No idea who the final five will be, but since it’s the 25th Anniversary you can be sure that fanfare will trump honest voting (just ask The Dave Clark Five about that one) because they gotta sell those dinner tickets. Predictability? You’ll see a female artist or female fronted band, a disco or rap artist, a blast-from-the-early-days, a hugely famous artist/band, and one crapshoot. That’s how they roll in Cleveland…well, actually New York, where Jann Wenner and his cronies run the floating crap game. They need to uproot the damned thing and move it to Detroit where it belongs.

The absurdity can be summed up in five words: Alice Cooper isn’t in it.

Here’s a list of the current inductees. For a list of the truly worthy artists and a real Hall of Fame, do what I do – look at your record collection.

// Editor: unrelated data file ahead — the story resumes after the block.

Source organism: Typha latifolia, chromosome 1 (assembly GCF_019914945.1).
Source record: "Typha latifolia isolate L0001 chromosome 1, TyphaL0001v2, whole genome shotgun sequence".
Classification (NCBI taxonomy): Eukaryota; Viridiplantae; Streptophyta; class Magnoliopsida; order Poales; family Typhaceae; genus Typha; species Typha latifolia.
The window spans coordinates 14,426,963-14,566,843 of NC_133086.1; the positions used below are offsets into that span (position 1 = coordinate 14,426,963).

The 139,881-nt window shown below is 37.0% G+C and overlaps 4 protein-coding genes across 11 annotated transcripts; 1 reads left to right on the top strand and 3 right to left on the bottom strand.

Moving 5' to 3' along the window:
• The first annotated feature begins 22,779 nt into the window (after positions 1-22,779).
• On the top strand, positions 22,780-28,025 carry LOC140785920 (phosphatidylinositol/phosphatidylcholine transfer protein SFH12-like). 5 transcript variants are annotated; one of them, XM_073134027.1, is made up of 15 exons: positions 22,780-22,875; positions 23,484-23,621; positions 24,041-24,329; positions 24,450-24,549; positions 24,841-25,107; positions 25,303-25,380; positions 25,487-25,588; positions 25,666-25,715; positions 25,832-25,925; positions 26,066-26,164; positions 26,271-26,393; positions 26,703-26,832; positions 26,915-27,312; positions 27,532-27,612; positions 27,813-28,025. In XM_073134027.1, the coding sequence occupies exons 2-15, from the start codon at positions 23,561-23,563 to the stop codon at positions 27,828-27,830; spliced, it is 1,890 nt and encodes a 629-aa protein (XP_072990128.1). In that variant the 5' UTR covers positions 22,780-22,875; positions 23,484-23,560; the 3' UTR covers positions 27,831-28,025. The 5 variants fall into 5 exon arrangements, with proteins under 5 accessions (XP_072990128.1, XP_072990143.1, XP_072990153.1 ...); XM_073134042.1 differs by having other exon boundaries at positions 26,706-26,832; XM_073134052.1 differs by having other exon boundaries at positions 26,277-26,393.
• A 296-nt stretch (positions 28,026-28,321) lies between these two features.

If not, enjoy your Eminem and Beyonce inductions. Maybe you can hang on until 2034 when Chickenfoot is eligible.

Without some of this kind of DNA, you ain't rock'n'roll

Without some of this kind of DNA, you ain't rock'n'roll

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Car Tunes

A few years ago, I wrote two pieces for John Borack’s great powerpop book Shake Some Action. One piece made it in, the other didn’t. Hey, shit happens! I happened to come across it tonight, and since I probably wouldn’t change anything on the list, what the heck? It’s almost Daylight Savings Time, which is almost summer, which is almost drive-around-with-the-windows-down, right? Scroll below the vintage radio and enjoy.

John is reportedly working on a new book – keep your eyes peeled.

(No, I don’t think that’s the title…)

Dirty, filthy rock'n'roll!

Dirty, filthy rock'n'roll!

What is it about rock’n’roll and car radios, anyway?